In our last issue, we complained about the failure of the FBI and CIA to have enlisted enough Arabic speakers after 9/11 made the need obvious. Now comes Lieutenant General Keith D. Alexander, director of the National Security Agency, to reveal, according to Washington Times reporters Bill Gertz and Rowan Scarborough, that the NSA has a "backlog of untranslated electronic intelligence leads on terrorists that has grown since 2001." "Grown" is the scary word. We knew that we were way behind in 2001. Now they tell us that we're even worse off.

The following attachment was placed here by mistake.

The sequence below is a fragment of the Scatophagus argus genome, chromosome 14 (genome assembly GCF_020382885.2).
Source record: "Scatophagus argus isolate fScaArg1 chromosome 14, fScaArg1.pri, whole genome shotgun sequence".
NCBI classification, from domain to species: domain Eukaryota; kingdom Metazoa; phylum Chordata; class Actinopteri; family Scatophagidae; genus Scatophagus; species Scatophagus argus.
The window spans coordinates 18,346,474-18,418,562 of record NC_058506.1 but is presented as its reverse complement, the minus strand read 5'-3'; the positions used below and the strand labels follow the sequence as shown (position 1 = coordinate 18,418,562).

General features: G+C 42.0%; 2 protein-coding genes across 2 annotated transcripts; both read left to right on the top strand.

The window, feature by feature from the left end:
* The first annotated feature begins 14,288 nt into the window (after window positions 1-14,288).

Alexander adds, "[T]oday's backlog is no longer confined to Arabic and its multiple dialects, but also includes a variety of other less commonly taught languages." He concludes that "the translation backlog can prevent the timely distribution of key information to the NSA's customers." This is not comforting news. These "customers" are the FBI, the CIA, the Pentagon, and the White House.